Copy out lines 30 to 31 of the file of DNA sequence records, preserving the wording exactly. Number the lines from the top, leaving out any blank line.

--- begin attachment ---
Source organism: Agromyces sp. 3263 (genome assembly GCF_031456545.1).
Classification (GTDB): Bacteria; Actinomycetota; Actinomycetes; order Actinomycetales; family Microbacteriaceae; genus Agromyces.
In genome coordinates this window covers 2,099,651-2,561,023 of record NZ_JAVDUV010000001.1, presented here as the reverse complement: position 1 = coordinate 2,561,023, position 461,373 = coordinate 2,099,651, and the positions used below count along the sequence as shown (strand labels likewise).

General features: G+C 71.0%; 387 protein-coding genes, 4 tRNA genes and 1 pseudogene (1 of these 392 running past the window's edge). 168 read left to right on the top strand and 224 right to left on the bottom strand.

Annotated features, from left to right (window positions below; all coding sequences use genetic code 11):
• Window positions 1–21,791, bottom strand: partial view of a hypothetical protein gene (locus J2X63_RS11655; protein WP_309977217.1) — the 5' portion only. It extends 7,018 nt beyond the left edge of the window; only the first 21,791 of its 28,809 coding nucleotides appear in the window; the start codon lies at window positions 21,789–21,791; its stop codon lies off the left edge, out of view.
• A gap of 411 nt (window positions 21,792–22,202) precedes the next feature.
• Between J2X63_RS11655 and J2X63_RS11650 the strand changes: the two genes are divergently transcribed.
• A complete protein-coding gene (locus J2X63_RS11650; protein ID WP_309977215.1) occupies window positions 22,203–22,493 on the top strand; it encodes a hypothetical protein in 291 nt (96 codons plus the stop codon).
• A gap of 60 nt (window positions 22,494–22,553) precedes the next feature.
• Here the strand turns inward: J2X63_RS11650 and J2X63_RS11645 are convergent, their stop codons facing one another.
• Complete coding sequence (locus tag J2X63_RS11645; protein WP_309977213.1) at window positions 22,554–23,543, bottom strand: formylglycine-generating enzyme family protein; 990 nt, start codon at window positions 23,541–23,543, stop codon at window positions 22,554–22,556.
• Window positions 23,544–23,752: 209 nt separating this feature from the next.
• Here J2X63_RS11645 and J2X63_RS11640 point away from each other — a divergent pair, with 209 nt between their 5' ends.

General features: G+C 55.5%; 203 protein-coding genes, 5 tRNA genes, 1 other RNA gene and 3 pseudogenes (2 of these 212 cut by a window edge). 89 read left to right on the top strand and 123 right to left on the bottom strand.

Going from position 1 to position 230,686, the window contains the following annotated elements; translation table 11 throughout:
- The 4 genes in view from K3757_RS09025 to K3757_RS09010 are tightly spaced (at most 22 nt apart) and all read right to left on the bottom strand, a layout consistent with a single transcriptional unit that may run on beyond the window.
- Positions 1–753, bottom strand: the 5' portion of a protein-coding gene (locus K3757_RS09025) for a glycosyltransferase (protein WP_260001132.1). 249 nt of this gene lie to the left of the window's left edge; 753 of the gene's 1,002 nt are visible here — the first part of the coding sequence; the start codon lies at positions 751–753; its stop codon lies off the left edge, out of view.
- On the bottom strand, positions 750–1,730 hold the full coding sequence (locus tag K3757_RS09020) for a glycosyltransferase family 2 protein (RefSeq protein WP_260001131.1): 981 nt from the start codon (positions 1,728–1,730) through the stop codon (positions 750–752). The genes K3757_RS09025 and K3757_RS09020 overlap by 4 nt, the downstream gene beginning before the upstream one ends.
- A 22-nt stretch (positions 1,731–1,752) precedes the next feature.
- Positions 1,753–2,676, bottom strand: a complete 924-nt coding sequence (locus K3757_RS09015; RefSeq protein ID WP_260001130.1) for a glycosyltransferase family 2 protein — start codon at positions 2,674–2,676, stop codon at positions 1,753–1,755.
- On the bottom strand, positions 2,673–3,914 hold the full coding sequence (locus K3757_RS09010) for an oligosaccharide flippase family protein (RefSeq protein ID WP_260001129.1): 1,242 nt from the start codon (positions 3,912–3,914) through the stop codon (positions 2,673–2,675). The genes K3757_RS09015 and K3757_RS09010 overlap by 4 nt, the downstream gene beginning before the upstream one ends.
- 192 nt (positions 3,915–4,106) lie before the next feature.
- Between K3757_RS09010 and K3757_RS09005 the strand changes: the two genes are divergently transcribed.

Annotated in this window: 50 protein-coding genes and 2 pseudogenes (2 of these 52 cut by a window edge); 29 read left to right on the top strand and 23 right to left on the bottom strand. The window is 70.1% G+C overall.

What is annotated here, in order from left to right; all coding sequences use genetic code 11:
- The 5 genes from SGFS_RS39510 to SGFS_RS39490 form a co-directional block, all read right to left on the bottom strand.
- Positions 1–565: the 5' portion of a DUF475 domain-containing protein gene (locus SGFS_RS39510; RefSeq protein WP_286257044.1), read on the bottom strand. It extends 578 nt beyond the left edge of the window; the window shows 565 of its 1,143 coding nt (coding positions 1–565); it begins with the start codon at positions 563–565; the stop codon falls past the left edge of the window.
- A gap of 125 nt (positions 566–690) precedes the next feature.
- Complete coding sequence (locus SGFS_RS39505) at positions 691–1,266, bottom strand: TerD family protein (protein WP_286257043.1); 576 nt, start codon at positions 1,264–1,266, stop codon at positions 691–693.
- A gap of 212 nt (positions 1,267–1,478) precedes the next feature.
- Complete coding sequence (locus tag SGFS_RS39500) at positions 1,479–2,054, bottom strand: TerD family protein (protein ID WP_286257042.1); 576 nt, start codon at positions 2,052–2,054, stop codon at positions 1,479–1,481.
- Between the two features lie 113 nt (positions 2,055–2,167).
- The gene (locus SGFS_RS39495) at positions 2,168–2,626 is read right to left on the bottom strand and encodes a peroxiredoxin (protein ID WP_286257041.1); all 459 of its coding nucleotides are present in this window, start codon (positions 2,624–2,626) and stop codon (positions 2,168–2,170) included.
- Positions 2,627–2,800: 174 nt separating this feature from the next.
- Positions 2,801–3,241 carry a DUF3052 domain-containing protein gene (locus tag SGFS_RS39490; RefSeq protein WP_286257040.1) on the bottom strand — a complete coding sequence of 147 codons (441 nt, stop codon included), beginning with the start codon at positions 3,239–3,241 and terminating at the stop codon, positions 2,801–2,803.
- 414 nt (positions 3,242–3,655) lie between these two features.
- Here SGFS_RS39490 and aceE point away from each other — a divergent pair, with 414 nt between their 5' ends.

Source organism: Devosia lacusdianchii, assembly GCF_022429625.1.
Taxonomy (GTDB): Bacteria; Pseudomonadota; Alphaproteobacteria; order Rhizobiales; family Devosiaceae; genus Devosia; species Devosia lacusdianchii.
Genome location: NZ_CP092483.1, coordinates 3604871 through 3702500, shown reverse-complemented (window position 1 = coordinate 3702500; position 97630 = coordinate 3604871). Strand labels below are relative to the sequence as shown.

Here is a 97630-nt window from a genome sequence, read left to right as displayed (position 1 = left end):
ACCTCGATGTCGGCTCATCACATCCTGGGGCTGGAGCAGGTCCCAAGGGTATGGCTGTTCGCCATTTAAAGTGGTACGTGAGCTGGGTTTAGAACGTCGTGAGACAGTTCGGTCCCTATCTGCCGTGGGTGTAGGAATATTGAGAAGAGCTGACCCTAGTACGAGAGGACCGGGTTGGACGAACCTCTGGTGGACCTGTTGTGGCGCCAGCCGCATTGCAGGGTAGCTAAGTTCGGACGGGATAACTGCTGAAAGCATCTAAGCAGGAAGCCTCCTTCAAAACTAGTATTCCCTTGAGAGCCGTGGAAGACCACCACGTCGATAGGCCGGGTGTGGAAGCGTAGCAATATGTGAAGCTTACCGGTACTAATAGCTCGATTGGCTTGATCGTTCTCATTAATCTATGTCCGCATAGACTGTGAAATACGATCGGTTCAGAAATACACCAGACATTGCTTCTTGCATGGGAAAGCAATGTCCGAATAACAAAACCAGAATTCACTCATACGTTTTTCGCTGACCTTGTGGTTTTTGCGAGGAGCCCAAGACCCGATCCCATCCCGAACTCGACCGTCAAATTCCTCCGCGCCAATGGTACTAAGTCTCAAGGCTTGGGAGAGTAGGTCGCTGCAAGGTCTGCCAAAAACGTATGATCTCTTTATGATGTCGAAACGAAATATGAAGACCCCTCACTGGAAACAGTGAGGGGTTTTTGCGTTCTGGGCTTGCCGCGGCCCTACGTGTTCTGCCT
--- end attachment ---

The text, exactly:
- Complete coding sequence (locus SGFS_RS39505) at positions 691–1,266, bottom strand: TerD family protein (protein WP_286257043.1); 576 nt, start codon at positions 1,264–1,266, stop codon at positions 691–693.
- A gap of 212 nt (positions 1,267–1,478) precedes the next feature.